One of our favorite books to read to our students is “Not a Box” by Antoinette Portis.

The wonderful thing about this book is that there are so many fun activities you can do with your students once you’ve read this book. Today, I want to outline just a few that we’ve done in the past.

Starting our Morning

To begin the morning, Mrs. Stewart had boxes laid all around the circle time rug. Each box was labeled “A Box for (insert child’s name)”. She did this for every child in the class! When we were ready to begin circle time, the children were directed to go find the box with their name and sit on it. While Mrs. Stewart read the book and walked through her circle time activities the children set on their boxes!

During circle time, Mrs. Stewart had the children do a variety of “tricks” on their box, as well as talking about different kinds of boxes and what they could be used for. After all, this is a book that promotes lots of imagination!

Table Activities

The first “Not a Box” inspired activity we did was a tabletop easel! This one was super easy to make too. All you need to do is assemble a square box, attach some wooden clothespins on each side, add some paper and palettes, and there you go. A box turned into a table top easel.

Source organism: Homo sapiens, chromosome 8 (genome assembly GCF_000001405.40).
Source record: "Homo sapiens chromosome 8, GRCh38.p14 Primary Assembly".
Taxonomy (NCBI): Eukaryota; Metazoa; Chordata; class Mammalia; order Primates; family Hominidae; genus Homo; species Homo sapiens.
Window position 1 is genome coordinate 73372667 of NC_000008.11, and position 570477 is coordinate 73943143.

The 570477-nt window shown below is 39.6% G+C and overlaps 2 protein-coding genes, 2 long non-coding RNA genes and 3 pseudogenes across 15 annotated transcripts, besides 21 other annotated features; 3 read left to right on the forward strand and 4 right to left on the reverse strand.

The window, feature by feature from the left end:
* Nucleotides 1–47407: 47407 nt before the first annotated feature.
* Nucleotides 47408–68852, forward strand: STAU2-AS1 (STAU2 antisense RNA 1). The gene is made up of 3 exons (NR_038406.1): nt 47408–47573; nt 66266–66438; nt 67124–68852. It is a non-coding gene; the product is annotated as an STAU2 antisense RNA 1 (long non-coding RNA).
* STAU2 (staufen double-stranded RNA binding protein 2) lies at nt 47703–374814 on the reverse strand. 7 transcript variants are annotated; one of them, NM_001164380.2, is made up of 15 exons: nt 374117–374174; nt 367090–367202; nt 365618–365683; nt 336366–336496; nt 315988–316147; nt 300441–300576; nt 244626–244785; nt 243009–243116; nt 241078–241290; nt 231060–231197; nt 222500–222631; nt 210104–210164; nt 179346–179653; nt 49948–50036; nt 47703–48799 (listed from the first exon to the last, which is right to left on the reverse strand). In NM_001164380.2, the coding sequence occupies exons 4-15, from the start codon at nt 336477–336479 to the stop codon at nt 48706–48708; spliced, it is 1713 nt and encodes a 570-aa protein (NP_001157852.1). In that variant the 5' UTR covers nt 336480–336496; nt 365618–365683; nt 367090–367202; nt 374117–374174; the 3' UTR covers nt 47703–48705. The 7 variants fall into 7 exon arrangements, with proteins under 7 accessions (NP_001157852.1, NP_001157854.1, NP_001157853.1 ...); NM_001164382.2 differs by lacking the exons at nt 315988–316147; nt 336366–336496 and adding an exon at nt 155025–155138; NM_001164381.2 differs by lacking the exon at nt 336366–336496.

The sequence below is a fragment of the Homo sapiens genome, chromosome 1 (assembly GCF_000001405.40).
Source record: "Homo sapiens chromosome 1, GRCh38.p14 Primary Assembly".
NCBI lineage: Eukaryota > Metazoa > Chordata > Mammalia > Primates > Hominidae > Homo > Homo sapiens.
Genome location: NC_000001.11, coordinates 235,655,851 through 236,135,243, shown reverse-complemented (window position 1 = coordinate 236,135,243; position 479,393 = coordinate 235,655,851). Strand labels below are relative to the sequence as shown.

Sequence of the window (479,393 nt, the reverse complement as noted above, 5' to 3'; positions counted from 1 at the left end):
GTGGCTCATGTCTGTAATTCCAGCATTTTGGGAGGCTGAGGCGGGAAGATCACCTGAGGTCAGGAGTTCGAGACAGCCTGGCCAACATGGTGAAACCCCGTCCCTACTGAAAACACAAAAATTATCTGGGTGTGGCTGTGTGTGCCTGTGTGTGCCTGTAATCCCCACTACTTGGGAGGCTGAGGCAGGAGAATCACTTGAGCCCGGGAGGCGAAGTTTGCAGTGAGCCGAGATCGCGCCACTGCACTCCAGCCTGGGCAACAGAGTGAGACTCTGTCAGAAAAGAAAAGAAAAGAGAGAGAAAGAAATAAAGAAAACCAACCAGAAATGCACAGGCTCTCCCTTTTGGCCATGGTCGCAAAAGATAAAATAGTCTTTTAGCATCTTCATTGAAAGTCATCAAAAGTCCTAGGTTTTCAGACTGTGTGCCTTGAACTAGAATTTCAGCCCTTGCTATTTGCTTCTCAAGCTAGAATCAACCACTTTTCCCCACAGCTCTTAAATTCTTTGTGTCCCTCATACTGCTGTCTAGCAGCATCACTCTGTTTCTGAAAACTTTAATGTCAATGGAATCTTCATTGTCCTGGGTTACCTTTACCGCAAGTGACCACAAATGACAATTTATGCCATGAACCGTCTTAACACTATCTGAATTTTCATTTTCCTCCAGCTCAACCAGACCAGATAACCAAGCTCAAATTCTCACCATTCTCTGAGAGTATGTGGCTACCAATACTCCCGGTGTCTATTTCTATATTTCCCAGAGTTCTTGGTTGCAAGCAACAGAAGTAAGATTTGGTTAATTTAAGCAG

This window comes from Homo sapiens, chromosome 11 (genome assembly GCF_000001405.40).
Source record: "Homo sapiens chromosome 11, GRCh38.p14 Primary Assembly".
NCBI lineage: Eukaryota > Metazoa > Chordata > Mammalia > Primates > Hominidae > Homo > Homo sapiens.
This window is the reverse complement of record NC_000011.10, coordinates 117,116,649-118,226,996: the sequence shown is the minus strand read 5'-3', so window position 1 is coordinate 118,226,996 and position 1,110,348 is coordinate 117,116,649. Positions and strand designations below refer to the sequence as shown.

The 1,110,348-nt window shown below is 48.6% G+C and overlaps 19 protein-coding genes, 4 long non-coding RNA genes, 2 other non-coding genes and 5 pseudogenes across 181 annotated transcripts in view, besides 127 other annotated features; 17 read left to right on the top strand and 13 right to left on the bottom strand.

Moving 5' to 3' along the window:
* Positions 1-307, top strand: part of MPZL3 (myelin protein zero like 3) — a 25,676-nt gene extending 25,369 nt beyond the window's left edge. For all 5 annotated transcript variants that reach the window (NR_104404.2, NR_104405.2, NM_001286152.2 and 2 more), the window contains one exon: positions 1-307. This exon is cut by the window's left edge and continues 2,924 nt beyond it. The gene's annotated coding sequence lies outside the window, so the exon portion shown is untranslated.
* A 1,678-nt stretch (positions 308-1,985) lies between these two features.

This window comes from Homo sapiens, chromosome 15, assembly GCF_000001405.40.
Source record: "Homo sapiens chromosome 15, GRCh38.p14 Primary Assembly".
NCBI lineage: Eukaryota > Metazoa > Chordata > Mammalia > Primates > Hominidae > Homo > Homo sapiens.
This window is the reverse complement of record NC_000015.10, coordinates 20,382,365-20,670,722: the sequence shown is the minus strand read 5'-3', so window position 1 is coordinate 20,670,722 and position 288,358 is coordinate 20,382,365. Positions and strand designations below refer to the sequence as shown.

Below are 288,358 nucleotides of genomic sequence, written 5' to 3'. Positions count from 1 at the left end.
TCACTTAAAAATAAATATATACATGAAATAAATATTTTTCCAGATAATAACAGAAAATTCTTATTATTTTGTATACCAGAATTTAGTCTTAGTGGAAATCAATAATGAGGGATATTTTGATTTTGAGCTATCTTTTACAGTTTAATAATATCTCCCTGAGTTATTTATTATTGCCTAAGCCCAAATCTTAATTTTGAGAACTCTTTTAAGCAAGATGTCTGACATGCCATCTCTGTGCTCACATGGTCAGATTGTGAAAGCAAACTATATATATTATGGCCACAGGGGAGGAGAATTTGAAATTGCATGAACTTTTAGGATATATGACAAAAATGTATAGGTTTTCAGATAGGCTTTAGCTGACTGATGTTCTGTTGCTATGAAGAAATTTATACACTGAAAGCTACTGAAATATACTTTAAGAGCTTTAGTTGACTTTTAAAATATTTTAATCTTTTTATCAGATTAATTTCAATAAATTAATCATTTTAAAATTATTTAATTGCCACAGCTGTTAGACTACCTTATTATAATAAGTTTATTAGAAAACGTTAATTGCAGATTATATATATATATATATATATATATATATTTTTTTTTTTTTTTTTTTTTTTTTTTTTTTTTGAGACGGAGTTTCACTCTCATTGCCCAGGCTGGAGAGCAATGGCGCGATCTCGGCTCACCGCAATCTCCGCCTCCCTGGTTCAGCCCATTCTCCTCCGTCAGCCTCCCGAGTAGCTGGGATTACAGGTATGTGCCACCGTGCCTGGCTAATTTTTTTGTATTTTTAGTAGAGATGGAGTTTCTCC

The next table top activity we had out was in our art area of the classroom. We had the students carry their boxes upstairs and bring them to the tables. We told the children that the could do whatever they wanted with their boxes and turn them into whatever they wanted! As always, our students surprised us with some amazing creations.

Taking Boxes Outside

The next activity we did was so fun and so simple. Inspired by using our imaginations, we had the children help us gather larger boxes from the garage. We then worked together to turn these boxes into a castle.

Towards the end of the morning, some of the older students decided to try and roll in the their boxes. This book is perfect for promoting imagination in your classroom! All you need is the book and a handful of cardboard boxes to make this a meaningful experience in your classroom.

Things to consider

  • Make sure to emphasize the imagination part of this process with your students, this is a good skill for them to work on.
  • As your reading the book, don’t jump into over explaining, just read the book!
  • Have fun! This book and the activities to follow are simple and easy to do, so relax and have fun with your students.

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